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The new World Trade Centre complex in New York is a tribute to cutting-edge architecture.
Tragedy makes for a cruel teacher. On a freezingly cold morning, it's hard to miss the symbolism of the "survivor tree". The tree was discovered in the rubble of the Twin Towers in October 2001 with snapped roots and a blackened trunk. It was nursed back to health and now stands 35 feet tall at the new site, widely accepted as a symbol of New York City's fabled resilience. It also tells a story of the lessons learned and now incorporated into the rebuilding of the new World Trade Center (WTC) complex in Lower Manhattan.
The new complex, which includes 1World Trade Center, 7World Trade Center, a museum, a memorial and a transportation hub, besides other commercial buildings, is being rebuilt using the most advanced safety systems. Nineteen agencies, two private developers, 101 contractors, 33 architects and 3000 workers have combined their efforts to make the complex safe, sustainable and artistically engaging. 1WTC, the first of the new towers to be rebuilt, stands on a fortress base 200 feet high, constructed from concrete designed to absorb and repel vehicular bomb attacks. The tower is an intricate column of steel and concrete, designed to resist lateral loads. When the planes hit the twin towers, the top floors imploded in a pancake effect.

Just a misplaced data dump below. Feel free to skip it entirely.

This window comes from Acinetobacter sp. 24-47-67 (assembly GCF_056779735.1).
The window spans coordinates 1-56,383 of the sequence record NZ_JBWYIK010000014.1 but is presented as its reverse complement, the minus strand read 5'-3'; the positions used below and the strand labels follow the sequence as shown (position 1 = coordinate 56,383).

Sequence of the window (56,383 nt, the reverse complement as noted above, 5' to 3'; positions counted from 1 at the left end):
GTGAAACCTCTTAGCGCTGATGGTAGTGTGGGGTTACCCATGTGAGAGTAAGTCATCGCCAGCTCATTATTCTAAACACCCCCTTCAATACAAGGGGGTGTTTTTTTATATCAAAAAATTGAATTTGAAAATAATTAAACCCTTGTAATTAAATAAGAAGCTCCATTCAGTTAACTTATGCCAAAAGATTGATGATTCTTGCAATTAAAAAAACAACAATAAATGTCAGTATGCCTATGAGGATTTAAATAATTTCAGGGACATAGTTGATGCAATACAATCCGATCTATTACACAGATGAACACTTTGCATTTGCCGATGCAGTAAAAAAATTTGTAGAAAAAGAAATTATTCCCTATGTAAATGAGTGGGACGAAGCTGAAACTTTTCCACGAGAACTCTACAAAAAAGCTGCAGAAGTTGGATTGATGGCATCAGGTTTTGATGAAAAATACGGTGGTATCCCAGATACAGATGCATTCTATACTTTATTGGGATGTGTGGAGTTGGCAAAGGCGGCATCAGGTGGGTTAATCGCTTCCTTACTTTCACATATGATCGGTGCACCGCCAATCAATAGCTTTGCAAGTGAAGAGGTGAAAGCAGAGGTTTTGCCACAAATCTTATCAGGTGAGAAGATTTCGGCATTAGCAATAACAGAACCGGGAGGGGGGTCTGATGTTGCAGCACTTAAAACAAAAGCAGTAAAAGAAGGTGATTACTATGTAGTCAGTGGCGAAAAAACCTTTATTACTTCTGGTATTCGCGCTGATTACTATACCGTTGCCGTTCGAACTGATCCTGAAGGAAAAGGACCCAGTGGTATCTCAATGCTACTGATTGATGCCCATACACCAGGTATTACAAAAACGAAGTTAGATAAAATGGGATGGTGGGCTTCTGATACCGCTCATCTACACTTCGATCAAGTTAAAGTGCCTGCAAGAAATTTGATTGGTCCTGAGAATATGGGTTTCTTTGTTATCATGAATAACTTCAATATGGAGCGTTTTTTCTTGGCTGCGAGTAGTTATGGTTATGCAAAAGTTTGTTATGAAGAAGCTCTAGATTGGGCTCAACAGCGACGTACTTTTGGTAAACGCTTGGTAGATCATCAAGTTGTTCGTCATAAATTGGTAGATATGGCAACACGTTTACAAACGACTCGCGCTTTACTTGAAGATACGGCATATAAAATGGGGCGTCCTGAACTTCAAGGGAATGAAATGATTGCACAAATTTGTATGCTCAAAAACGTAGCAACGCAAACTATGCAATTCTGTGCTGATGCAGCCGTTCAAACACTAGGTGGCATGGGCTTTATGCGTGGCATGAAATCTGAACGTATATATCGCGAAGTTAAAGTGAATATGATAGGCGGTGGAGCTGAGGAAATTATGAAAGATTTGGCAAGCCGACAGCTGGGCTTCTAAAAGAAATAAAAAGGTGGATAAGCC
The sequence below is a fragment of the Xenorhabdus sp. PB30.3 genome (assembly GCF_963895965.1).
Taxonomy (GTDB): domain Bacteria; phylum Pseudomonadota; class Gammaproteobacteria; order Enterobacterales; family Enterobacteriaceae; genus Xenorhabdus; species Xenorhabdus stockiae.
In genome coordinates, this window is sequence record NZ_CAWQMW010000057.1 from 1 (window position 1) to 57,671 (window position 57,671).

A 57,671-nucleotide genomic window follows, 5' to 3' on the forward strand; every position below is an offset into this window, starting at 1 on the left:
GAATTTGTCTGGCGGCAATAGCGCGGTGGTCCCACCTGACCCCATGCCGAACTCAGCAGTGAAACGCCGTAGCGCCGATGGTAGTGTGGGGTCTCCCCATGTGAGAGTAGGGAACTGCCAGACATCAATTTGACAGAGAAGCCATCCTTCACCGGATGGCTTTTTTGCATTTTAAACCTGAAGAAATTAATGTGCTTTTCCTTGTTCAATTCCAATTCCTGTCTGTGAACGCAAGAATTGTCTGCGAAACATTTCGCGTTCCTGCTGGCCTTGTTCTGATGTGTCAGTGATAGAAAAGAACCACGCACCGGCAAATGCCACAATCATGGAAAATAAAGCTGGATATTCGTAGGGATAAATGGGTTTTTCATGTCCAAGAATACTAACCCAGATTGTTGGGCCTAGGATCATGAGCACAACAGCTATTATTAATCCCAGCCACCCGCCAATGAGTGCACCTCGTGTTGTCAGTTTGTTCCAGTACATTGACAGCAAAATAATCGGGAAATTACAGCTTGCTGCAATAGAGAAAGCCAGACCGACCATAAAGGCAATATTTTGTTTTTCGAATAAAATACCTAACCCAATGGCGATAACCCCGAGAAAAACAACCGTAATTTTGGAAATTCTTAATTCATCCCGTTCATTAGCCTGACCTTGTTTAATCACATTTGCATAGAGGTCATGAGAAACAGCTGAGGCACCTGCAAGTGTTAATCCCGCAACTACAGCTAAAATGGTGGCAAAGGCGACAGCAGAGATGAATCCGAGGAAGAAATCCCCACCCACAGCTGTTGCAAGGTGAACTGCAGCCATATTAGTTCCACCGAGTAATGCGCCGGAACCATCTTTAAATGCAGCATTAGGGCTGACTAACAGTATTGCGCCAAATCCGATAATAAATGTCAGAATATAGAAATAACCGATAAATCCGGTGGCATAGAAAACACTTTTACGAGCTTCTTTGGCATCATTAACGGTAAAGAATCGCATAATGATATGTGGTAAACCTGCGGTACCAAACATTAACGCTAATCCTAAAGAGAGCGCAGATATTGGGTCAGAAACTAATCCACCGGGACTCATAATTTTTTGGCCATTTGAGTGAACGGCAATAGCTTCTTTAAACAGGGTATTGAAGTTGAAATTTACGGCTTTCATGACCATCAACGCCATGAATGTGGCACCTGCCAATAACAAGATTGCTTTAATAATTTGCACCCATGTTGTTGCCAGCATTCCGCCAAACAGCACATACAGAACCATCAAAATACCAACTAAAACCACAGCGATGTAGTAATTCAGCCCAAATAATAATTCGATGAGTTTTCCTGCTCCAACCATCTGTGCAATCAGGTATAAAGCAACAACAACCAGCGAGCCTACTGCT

The trend for new Manhattan office towers after the 9/11 tragedy has been to move away from all-steel structures toward composite systems. So, 1WTC has an extra secure welding of columns and beams. The elevators, along with sprinklers and other safety systems, are encased within a concrete sheath. The stairwells, where many of the 9/11 victims perished, will be pressurised to keep smoke out and are 50 per cent wider than the earlier ones, allowing more people to exit at a time. There is also a separate responder stairwell for rescue crews with a dedicated water-and fire-proof elevator, enabling them to reach the upper floors faster. The new WTC will also be equipped with chemical filters in the air supply system in the event of a biological attack.